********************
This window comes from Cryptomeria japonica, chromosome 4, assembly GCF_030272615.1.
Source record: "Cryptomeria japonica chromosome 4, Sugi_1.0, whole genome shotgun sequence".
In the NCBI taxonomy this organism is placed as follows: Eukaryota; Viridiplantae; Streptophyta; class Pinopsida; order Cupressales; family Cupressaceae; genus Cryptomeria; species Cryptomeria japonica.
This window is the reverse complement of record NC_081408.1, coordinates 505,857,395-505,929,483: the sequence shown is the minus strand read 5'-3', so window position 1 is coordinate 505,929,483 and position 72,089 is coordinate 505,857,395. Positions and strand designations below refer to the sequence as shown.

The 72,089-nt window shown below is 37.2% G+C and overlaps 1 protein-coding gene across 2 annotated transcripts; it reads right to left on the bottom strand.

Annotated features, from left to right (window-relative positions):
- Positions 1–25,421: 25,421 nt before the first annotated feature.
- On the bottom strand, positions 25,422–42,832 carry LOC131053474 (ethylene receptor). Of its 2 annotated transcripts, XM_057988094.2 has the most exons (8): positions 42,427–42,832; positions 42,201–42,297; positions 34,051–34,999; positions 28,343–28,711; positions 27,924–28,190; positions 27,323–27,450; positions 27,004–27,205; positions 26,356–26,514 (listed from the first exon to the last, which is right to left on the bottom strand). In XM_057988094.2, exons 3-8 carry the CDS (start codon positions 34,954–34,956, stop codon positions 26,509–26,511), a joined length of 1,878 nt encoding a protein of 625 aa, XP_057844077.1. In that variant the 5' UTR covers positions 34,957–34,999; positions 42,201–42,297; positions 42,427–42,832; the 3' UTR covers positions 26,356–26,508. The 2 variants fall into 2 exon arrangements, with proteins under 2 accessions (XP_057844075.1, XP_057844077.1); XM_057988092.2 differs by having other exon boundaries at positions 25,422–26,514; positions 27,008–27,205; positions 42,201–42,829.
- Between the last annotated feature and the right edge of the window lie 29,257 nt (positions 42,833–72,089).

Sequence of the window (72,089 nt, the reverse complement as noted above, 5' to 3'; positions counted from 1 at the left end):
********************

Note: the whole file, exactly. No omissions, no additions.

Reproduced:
This window comes from Cryptomeria japonica, chromosome 4, assembly GCF_030272615.1.
Source record: "Cryptomeria japonica chromosome 4, Sugi_1.0, whole genome shotgun sequence".
In the NCBI taxonomy this organism is placed as follows: Eukaryota; Viridiplantae; Streptophyta; class Pinopsida; order Cupressales; family Cupressaceae; genus Cryptomeria; species Cryptomeria japonica.
This window is the reverse complement of record NC_081408.1, coordinates 505,857,395-505,929,483: the sequence shown is the minus strand read 5'-3', so window position 1 is coordinate 505,929,483 and position 72,089 is coordinate 505,857,395. Positions and strand designations below refer to the sequence as shown.

The 72,089-nt window shown below is 37.2% G+C and overlaps 1 protein-coding gene across 2 annotated transcripts; it reads right to left on the bottom strand.

Annotated features, from left to right (window-relative positions):
- Positions 1–25,421: 25,421 nt before the first annotated feature.
- On the bottom strand, positions 25,422–42,832 carry LOC131053474 (ethylene receptor). Of its 2 annotated transcripts, XM_057988094.2 has the most exons (8): positions 42,427–42,832; positions 42,201–42,297; positions 34,051–34,999; positions 28,343–28,711; positions 27,924–28,190; positions 27,323–27,450; positions 27,004–27,205; positions 26,356–26,514 (listed from the first exon to the last, which is right to left on the bottom strand). In XM_057988094.2, exons 3-8 carry the CDS (start codon positions 34,954–34,956, stop codon positions 26,509–26,511), a joined length of 1,878 nt encoding a protein of 625 aa, XP_057844077.1. In that variant the 5' UTR covers positions 34,957–34,999; positions 42,201–42,297; positions 42,427–42,832; the 3' UTR covers positions 26,356–26,508. The 2 variants fall into 2 exon arrangements, with proteins under 2 accessions (XP_057844075.1, XP_057844077.1); XM_057988092.2 differs by having other exon boundaries at positions 25,422–26,514; positions 27,008–27,205; positions 42,201–42,829.
- Between the last annotated feature and the right edge of the window lie 29,257 nt (positions 42,833–72,089).

Sequence of the window (72,089 nt, the reverse complement as noted above, 5' to 3'; positions counted from 1 at the left end):